Skip to main content

History of Ballarat National Theatre Inc

In March 1938 the Mayor of Ballarat - Cr. J.H. Trekardo - chaired a public meeting at which the Bishop of Ballarat – Rt. Rev.W.H. Johnson – proposed the following motion:-

That this meeting of citizens of Ballarat affirms the desirability of forming a branch of the National Theatre movement in this city.

Two years earlier Miss. Gertrude Johnson OBE had formed 'The National Theatre Movement, Victoria' in Melbourne. At the instigation of Dame Nellie Melba she had gone off to train and work in Europe.

Indeed it was whilst appearing as Musetta to Melba's Mimi in the great diva's Old Vic Farewell that Gertrude saw the wonderful work being done by Lilian Baylis to form a national theatre and training school in the U.K. which encouraged her to decide to try and form a network of companies throughout Australia.

So the Ballarat National Theatre was to be the first of just such a network. Within a few years other branches followed in Heidelberg, Yallourn and Swan Hill. Sadly with the intervention of war the growth was halted and, although there are still amateur companies at some of these same localities none of them have sustained the continuity or included the National Concept.

The newly formed Ballarat company presented its first production, The Barretts of Wimpole Street, in June 1938 at the Alfred Hall. Other productions followed using a variety of different venues throughout the city and touring further afield.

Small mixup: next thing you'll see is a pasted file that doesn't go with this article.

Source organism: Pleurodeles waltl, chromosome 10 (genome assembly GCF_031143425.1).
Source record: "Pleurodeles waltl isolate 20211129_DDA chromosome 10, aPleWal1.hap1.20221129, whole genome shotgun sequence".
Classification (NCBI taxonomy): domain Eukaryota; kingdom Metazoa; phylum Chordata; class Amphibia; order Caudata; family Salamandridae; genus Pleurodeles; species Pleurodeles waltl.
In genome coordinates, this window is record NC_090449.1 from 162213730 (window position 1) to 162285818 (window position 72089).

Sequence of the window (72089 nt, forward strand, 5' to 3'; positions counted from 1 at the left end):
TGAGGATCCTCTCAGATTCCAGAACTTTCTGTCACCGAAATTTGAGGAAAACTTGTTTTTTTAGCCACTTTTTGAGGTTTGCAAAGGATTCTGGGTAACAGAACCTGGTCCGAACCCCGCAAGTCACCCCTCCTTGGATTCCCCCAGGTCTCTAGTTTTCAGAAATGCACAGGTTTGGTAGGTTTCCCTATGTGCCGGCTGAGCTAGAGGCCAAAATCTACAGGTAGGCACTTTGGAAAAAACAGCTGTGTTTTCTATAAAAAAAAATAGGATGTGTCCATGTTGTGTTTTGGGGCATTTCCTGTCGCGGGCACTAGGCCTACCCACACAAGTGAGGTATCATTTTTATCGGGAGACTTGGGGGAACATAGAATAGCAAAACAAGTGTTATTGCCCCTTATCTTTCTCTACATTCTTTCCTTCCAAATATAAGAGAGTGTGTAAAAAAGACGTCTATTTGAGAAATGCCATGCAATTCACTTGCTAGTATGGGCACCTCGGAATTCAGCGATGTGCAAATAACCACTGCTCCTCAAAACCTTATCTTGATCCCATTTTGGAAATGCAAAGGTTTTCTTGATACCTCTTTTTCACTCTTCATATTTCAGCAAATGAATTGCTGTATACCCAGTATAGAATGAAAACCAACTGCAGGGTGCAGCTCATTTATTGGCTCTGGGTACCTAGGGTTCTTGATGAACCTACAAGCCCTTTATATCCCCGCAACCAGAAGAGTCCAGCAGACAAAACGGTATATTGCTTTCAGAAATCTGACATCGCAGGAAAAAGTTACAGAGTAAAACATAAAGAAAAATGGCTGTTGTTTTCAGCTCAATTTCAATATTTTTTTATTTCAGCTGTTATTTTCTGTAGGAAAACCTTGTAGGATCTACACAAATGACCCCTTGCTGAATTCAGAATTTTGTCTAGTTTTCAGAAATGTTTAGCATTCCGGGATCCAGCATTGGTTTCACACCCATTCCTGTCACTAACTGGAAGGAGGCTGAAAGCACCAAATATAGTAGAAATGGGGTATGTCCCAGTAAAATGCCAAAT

In the early years one of the greatest handicaps for BNT was the absence of a suitable venue for rehearsals and productions. It wasn't until 1949 that the branch found its first permanent venue. This was in what was to become fondly known as The Little Theatre, in Camp Street. At it's official opening the Mayor – Cr. F.C. Wray – commended BNT for 'giving real public service, he went on to recall the meritorious work the company had done during the war raising many hundreds of pounds and entertaining the troops.

Sadly in 1984 the company had to move out of the Little theatre and was, once again, without a home for several years. During this period productions continued to be staged at a variety of venues around the city.

In 1988 the University converted the Old Courthouse at the SMB into a performing Arts Venue. BNT provided funds towards the costs for this conversion on the understanding that it would have a 'preferred' user status and first refusal for any periods when the venue was not required by the University. BNT has been presenting its annual seasons of productions at the Courthouse Theatre ever since.

In 2008 BNT not only celebrated its seventieth anniversary but also the twentieth anniversary of its first production at the Courthouse.

Periodically BNT is able to acknowledge that without the support of its sponsors, local groups, business's and individuals it would not have been able to continue its objective to present Productions for and by the Local Community.

In return BNT tries to acknowledge this debt to the community by offering private Charity, Fundraising and Corporate performances through which it has enabled local groups to raise many thousands of dollars to aid their chosen causes.

50 Golden Years

For the 50th Anniversary celebrations of BNT Past President Sonja Kinnersly compiled a history of the company. She has prepared a summary of this history.

This history is followed by a brief look forward to the following 25 years. A detailed history of these years will follow shortly.